Every plant has a story to tell... if we can slow down and listen. Garden of Stories unsettles inherited notions of what belongs and what is out of place, and considers the role you play in an ecosystem. Featuring the voices of gardeners, artists, land stewards, naturalists, and community members on SḴŦAḴ / Mayne Island and lək̓ʷəŋən territory / Victoria, this interactive journey explores our relationships with invasive plants and asks: what does healing the land mean to you?
Garden of Stories Team
Created by: Sammie Gough, Laurel Green, and Elder Johnny Aitken
Installation Activators: Sammie Gough, Laurel Green, Elder Johnny Aitken, Missie Peters and Jeni Luther (Government House).
Audio Editing: Nancy Tam and Charlie Cooper
Composition and Vocals: Simon Chalifoux
Field Recordings and Dramaturgy: Laurel Green
Photographs & Text: Elder Johnny Aitken
Plant Illustrations & Signage Design: Sophie Fuldauer
Waste Reduction Consultant: Sadie Fox, The Sustainable Fox
Garden of Stories features the voices and stories of: Jess, Jody, Michael, Jean-Daniel, Sean, Bill, Johnny, Myriam and Sarah. These interviews were conducted on SḴŦAḴ Mayne Island and the unceded territories of the lək̓ʷəŋən and W̱SÁNEĆ nations in Victoria, BC.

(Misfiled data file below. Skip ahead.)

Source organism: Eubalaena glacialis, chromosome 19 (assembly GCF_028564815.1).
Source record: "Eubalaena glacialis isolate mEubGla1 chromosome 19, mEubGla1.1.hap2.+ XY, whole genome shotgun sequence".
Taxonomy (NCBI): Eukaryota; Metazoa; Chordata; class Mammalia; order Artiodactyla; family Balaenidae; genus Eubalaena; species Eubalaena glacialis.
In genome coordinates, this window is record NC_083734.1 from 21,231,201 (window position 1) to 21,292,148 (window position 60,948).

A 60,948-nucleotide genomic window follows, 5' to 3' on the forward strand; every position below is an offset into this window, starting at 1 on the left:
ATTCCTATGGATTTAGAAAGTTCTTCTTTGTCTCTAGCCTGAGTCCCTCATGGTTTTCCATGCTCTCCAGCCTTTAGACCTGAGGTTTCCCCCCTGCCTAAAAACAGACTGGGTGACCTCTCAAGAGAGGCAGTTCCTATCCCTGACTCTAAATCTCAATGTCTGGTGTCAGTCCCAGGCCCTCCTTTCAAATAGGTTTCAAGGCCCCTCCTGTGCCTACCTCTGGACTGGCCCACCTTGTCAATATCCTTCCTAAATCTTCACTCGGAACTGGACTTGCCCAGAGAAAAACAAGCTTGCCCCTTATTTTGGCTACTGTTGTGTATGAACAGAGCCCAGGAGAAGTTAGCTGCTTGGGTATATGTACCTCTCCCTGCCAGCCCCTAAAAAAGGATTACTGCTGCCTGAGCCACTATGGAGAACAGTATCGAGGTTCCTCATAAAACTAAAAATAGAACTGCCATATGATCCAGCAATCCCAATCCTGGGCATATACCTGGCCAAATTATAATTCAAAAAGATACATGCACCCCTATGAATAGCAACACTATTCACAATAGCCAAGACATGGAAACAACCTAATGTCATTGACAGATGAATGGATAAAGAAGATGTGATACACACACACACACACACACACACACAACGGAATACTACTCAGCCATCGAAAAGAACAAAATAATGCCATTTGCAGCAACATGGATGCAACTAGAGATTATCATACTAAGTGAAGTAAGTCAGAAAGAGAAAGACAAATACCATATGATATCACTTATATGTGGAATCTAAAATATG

Special thanks to: Rebecca Hass, Lee Cookson, Isaac Thomas, Marianne Unger, Bill Jamieson Emma Sky Warner-Dilts, W̱SÍ¸ḴEM Ivy Project.
A portion of the artist fees from this project were donated to PEPAKEṈ HÁUTW̱ FOUNDATION to support Indigenous-led land based education and restoration work.
Listen to the Garden of Stories Playlist
Invasive Plant Gallery
Settlers did not only arrive and take over land, but they also brought with them plants that reminded them of their original home. Some of these plants became invasive and took over large swaths of land where there used to be Indigenous edible plants and medicine plants. To help heal the people, invasive plants need to be removed or managed, and replaced with Indigenous plants.
Photography and Text by Elder Johnny Aitken
Invasive Plant Cards
An Indigenous man attempting to irradicate an area of land of tansy to plant camas but, there is just far too much of it. The weight and volume of the tansy is just far too much for one to handle
There is an invisible heaviness connected to all invasive plants when it relates to the health and safety of Indigenous Peoples. This heaviness is depicted in this image of an Indigenous person with Scotch Broom on their back.
Daphne surrounds this Indigenous person, it is debilitating. They are covering themself with a red blanket to attempt to protect themselves from the plant’s toxic qualities. Red is believed to be the only colour that our Ancestors can see. This Indigenous person is seeking help from their Ancestors.